Only some of Habib’s admirers and friends have written in this volume which like all books of this genre is uneven in quality and covers a wide range of themes. Not surprisingly, one of the best essays here is by Romila Thapar who writes on “The Rig Veda: Encapsulating Social Change”. She shows that Aryanism cannot be viewed as the triumph of one social group or as the easy imposition of one culture on another. It evolved and in the process appropriated elements from the pre-Aryan past. The process was problematic and cries out for more analysis.

Alam and Subrahmanyam write on the views on the end of the Akbari dispensation. They show that the transition from Akbar and Jahangir emphasize that Mughal rule was less based on personal charisma and royal aura than say the Ottomans. Political institutions were already in place and Mughal rule appeared less despotic.

It is invidious, of course, to pick out two essays like this but this is unavoidable for a book of this size and variety. Readers will have to pick their own favourites. But there are reasons to ponder how an essay by a non-historian on the battle of Plassey found its way here.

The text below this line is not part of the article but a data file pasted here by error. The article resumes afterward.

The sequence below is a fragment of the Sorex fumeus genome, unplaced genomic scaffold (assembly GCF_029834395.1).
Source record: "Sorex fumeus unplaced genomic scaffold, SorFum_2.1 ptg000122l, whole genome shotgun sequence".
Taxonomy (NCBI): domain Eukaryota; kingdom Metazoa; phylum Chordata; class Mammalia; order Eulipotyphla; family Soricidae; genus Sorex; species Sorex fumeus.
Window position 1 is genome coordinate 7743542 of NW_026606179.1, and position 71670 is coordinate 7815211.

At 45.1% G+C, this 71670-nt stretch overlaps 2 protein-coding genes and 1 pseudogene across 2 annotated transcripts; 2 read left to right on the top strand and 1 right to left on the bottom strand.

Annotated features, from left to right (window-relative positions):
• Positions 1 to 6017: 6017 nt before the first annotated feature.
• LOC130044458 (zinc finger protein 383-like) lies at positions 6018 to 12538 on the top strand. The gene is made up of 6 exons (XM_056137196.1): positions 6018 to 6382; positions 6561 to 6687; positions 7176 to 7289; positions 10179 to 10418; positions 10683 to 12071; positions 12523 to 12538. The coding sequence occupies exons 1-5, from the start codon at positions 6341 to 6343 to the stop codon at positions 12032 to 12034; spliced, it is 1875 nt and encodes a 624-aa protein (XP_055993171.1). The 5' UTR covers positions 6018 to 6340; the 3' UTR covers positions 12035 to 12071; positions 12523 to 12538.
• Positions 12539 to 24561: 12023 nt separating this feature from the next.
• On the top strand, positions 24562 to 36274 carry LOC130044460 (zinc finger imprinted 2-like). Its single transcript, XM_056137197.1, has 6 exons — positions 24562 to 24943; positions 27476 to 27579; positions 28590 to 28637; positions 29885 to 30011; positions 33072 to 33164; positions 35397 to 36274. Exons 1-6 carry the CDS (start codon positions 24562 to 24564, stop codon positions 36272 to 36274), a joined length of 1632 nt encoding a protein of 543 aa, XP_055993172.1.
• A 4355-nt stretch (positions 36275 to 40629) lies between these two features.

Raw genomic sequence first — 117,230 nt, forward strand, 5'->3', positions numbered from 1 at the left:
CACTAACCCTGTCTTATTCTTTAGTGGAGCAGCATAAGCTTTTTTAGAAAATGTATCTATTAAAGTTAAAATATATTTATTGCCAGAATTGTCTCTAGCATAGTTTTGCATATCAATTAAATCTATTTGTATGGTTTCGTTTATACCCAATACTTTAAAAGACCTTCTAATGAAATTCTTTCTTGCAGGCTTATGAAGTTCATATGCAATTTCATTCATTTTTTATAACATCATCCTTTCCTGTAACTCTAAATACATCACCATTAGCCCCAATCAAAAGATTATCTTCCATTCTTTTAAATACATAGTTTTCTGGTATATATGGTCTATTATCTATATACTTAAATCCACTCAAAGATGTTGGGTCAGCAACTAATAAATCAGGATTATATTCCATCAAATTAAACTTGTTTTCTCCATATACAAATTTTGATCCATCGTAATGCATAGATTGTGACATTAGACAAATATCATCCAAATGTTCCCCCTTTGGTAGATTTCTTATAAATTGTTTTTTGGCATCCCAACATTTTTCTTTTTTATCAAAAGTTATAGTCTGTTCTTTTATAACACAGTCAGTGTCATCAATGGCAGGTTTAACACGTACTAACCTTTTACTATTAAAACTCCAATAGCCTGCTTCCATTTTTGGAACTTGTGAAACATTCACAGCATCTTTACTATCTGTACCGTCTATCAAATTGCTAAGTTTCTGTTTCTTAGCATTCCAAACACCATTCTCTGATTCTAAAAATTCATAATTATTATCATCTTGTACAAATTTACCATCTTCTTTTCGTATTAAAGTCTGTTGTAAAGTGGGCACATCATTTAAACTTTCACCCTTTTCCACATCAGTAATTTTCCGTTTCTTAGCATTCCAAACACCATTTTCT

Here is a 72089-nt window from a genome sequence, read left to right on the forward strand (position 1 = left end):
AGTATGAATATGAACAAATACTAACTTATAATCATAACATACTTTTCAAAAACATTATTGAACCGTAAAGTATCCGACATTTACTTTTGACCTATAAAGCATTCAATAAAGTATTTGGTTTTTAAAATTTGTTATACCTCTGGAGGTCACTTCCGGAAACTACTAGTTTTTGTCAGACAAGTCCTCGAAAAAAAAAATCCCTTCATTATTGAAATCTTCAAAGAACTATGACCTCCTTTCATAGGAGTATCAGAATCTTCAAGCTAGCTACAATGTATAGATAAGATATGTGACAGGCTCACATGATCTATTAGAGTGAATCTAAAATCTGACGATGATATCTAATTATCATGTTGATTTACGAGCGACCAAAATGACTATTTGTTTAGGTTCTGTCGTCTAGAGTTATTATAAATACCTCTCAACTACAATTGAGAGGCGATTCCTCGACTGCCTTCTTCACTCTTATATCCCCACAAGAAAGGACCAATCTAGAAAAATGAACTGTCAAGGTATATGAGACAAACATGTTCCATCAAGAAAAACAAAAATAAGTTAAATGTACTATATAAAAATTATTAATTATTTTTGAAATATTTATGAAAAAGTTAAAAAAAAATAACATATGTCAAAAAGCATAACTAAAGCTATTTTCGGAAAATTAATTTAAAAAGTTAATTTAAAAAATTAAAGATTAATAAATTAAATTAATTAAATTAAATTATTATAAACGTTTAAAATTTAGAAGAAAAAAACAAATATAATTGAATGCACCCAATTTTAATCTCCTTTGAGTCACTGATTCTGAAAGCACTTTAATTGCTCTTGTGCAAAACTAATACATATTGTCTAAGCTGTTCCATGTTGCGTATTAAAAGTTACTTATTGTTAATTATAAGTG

More worthy of note is the essay by Prabhat Patnaik entitled “A Simple Model of an Imaginary Socialist Economy’’. It is understandable that after the fall of the Soviet Union anything to do with socialism has to be in the realm of the imaginary. But surely that should not give license to one of India’s leading Marxist economists to describe the Soviet Union as an “economic miracle” or to argue that the dictatorship of the party had little or nothing to do with the economic arrangements of the Soviet Union which made it a chronic shortage economy. India’s best known Marxist historian deserved a little better from his peer in the discipline of economics.

   

 
 
BOOK REVIEW/ APOCALYPSE POSTPONED BY SHORTSIGHT 
 
 
BY KAUSHIK ROY